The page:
Trust me, my friend: I have years of experience with the IMDb's idiotic "policy". It's a scourge, and a blight. Unfortunately, a lot of people take the site seriously, or are too obtuse to click-through to the actual vote breakdowns and see the real averages. It's a deeply flawed paradigm that needs fixing. One of the issues: The Top 1000 Voters. I've seen posts by people claiming they're one of these Top 1000 "elites," and it's truly sad to see them wallowing in their perceived "power". Until the IMDb staff diminishes the "weight" of the Top 1000, you will continue to see good films skewed downward by a single negative vote, or artificially skewed upward by a single positive vote from one of these 1000 no-life IMDb "elites". P.S. To the conspiracy theory kooks posting before me: 332-206...live it, learn it, love it.

shawn said...

I'm pretty sure sites like www.imdbstarmeter.com are able to make fake votes on their website. This is a joke and there system is simply flawed.

Anonymous said...

How can you objectify a subjective rating system?
Some people may like it, some people may not.

Sara Pedri said...

Thank you for this write-up. I can attest, first-hand, how the IMDb ratings are bogus. After 3 years of blood, sweat, tears, and lots of our own money, we ended up with a solid little romantic comedy that, when screened, made people laugh, cry, think, and feel. We received wonderful third party reviews.

We had very few votes on IMDb, because I didn't push people to rate it. And I know exactly how many DVDs and rentals we've had. As the writer / director, I would have been thrilled with a 6.0. It's not brilliant or extraordinary, but it's solid. And we had an 8.5 weighted average.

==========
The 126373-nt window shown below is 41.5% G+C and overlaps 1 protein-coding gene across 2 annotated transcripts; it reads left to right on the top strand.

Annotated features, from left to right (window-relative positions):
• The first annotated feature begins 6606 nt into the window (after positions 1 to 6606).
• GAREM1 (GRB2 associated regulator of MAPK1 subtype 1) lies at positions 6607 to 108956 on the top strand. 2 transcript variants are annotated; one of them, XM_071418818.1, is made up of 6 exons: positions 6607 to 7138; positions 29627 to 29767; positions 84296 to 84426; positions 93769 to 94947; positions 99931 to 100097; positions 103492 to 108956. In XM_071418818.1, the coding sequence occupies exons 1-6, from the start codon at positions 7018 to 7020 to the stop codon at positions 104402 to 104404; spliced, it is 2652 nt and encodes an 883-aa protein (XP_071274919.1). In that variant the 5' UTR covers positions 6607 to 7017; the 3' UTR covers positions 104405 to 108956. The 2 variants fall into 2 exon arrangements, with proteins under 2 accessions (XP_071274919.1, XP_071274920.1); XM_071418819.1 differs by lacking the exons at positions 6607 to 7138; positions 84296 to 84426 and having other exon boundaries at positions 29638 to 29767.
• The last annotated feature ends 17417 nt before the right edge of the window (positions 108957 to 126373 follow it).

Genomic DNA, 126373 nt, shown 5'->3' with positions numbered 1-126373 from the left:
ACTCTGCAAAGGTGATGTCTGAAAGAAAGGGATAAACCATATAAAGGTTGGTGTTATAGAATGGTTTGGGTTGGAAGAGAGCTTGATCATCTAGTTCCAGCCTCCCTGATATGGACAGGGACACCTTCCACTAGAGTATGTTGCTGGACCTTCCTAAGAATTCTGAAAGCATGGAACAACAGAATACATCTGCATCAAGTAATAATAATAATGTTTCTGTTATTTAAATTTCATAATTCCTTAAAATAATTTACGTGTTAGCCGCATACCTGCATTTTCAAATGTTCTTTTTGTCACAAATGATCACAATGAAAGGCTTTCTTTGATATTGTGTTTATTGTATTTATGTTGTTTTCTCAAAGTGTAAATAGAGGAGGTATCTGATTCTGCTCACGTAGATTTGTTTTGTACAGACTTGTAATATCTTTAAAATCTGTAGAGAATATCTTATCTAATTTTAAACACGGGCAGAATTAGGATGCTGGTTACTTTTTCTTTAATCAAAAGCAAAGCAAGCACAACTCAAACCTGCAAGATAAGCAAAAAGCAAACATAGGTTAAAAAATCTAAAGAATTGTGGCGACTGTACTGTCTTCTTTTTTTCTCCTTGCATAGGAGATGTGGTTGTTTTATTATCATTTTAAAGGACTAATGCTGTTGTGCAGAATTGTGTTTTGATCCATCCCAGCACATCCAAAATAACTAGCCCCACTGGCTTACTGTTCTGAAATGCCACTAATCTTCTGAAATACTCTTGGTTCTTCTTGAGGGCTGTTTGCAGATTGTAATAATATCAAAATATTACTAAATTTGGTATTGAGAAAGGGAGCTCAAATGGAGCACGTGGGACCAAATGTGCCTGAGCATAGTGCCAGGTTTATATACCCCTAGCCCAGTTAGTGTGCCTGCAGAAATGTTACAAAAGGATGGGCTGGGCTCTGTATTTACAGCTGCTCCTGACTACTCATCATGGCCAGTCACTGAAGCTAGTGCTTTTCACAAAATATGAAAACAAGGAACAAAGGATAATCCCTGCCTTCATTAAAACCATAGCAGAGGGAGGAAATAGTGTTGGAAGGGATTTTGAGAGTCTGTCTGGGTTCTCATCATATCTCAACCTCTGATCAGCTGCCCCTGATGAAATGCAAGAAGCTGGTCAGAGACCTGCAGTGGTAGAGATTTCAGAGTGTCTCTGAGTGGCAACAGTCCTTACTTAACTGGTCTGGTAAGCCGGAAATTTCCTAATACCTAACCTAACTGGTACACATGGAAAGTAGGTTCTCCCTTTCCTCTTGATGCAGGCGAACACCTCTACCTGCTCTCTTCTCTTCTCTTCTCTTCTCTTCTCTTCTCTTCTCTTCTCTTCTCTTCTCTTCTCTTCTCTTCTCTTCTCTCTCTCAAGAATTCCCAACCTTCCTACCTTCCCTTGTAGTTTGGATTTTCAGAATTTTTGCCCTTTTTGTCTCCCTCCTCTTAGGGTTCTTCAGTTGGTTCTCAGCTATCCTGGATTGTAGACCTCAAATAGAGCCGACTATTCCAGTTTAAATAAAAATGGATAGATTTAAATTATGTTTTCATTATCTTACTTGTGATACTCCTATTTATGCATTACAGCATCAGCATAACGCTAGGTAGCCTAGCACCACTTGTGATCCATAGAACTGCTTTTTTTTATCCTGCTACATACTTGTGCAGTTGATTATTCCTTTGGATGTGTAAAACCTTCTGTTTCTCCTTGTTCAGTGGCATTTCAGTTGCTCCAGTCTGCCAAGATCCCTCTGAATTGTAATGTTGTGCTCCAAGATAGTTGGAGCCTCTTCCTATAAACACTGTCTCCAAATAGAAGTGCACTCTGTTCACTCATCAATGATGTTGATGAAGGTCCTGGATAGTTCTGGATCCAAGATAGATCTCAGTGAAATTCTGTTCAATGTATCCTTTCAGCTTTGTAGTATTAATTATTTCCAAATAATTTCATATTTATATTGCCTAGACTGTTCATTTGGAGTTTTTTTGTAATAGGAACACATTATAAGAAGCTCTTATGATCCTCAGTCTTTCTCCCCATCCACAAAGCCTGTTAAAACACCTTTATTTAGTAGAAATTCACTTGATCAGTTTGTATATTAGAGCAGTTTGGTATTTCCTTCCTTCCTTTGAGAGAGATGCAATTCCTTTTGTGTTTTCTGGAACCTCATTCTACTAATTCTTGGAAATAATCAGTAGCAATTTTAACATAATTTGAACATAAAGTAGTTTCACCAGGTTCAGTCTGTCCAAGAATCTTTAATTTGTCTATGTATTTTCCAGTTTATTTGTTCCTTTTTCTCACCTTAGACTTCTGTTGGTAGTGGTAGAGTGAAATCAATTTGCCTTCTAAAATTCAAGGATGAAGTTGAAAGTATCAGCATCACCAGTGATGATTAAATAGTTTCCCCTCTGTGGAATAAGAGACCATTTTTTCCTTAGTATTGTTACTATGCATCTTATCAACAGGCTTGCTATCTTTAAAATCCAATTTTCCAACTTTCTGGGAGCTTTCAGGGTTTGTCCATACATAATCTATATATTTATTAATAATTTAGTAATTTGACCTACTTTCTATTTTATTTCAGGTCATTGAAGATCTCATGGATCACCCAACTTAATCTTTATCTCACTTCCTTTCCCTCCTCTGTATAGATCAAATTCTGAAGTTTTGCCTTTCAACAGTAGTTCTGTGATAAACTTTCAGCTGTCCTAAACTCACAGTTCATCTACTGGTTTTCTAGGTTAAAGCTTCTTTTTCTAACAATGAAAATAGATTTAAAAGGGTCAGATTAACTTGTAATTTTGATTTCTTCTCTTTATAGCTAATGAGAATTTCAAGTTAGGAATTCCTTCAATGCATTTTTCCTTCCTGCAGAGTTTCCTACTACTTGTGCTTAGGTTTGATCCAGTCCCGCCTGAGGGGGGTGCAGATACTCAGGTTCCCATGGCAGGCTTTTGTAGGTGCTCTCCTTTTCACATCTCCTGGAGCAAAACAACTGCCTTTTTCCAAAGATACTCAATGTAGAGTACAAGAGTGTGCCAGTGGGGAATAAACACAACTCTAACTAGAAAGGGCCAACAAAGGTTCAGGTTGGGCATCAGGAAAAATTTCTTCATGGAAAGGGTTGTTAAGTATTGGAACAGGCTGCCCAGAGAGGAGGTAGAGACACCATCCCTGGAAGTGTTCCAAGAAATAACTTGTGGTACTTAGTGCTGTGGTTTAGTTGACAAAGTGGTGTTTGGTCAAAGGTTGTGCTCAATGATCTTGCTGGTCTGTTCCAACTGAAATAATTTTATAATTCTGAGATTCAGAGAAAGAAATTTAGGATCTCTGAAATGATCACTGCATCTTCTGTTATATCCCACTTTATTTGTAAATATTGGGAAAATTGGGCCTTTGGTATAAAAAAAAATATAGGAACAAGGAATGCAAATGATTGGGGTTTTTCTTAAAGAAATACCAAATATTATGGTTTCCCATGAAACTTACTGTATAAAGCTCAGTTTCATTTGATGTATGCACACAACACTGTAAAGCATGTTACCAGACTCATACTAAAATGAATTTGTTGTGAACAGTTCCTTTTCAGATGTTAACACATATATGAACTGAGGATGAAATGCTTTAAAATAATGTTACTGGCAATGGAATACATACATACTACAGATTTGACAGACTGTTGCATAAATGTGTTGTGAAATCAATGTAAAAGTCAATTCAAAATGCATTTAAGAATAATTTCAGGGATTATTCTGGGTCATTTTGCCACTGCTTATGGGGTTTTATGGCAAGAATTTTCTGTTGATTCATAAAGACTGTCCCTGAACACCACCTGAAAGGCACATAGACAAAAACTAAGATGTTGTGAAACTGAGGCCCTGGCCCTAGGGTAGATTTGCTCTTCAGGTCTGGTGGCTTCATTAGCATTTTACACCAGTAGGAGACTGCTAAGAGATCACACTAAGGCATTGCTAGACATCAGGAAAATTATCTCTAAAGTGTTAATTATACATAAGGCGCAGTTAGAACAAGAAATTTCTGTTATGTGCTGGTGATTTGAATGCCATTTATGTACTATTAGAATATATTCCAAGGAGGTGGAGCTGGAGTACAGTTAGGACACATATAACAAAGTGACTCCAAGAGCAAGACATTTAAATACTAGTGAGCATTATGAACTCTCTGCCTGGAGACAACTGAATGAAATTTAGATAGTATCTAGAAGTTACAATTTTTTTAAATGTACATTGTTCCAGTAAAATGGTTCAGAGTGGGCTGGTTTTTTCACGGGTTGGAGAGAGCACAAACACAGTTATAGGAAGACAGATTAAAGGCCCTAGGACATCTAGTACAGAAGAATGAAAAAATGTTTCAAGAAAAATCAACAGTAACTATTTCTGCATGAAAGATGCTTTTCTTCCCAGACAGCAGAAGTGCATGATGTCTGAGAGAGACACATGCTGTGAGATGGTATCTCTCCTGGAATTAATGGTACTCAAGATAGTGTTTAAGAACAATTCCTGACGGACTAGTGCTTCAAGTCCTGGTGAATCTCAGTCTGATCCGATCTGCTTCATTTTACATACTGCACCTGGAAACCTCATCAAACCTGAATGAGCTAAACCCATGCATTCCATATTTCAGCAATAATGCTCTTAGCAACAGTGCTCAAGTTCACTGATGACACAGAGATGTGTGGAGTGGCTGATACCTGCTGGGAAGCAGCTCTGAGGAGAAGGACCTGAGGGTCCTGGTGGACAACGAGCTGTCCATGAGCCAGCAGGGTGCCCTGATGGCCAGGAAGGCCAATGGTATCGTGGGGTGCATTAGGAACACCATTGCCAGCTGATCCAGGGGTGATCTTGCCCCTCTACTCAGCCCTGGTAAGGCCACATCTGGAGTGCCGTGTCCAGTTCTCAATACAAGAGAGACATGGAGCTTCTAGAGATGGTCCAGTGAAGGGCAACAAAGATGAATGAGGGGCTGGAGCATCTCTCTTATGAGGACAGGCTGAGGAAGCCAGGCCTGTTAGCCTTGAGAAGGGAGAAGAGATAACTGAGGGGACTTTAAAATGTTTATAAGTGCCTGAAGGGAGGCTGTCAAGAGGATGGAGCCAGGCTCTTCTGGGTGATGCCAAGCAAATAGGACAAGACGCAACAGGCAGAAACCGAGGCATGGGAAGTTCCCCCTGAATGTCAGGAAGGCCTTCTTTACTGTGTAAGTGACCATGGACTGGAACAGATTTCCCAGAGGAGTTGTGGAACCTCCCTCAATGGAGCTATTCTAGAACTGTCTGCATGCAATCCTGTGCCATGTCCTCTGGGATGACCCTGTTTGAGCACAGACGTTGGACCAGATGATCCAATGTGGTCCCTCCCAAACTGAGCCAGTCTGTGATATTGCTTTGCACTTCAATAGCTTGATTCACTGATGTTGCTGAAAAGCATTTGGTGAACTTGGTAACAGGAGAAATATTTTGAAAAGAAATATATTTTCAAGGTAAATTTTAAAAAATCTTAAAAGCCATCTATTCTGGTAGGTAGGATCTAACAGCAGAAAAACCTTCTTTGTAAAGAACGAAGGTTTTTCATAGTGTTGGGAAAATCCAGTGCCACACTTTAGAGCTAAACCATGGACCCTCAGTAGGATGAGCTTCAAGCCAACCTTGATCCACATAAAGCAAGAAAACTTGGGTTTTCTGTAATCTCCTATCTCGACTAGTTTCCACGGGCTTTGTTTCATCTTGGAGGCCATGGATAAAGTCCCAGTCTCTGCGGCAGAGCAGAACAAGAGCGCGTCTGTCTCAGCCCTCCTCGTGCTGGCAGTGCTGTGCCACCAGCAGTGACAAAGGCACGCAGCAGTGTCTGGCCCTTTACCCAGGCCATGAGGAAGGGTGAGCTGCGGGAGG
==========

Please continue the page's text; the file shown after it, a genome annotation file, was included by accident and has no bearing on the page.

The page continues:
THEN I posted publicly on Zach Braff's Facebook page during the debate about his crowd-funding via Kickstarter. I was trying to point out how independent filmmakers felt about it. I was called a hater. We had had no recent DVD sales and weren't available online yet. Within 24 hours of my FB post, I received a rating of "1"... and that "1" was weighted as if it was 60 "1's"! I did the math. It dropped us from an 8.5 to 4.0. I was so angry and hurt. All the hard work to make our film, and then one person (whose vote is apparently extremely weighted) thinks it's funny to cripple us.

I found your post while searching about the Top 1000 voters... as our IMDb movie has been hit yet again by 7 of these people voting "1". Did you know that there are people out there whose only goal in life is to be a Top 1000 voter? They search out movies that have low rating activity, hit that movie with a score, then wait to see if they show up as a Top 1000 voter. THAT is their goal. And, apparently, they don't follow the instructions to REMOVE their bogus ratings.

Anyway, thank you again for posting. At least someone realizes what a joke it is. Too bad there are those of us struggling to get a movie seen and there are people out there messing with our ratings.

Anonymous said...

It definitely is. Especially the ''top 1000 voter'' category has pretty much ruined the whole voting system, with thousands of no-lifers handing out 1 ratings to become one.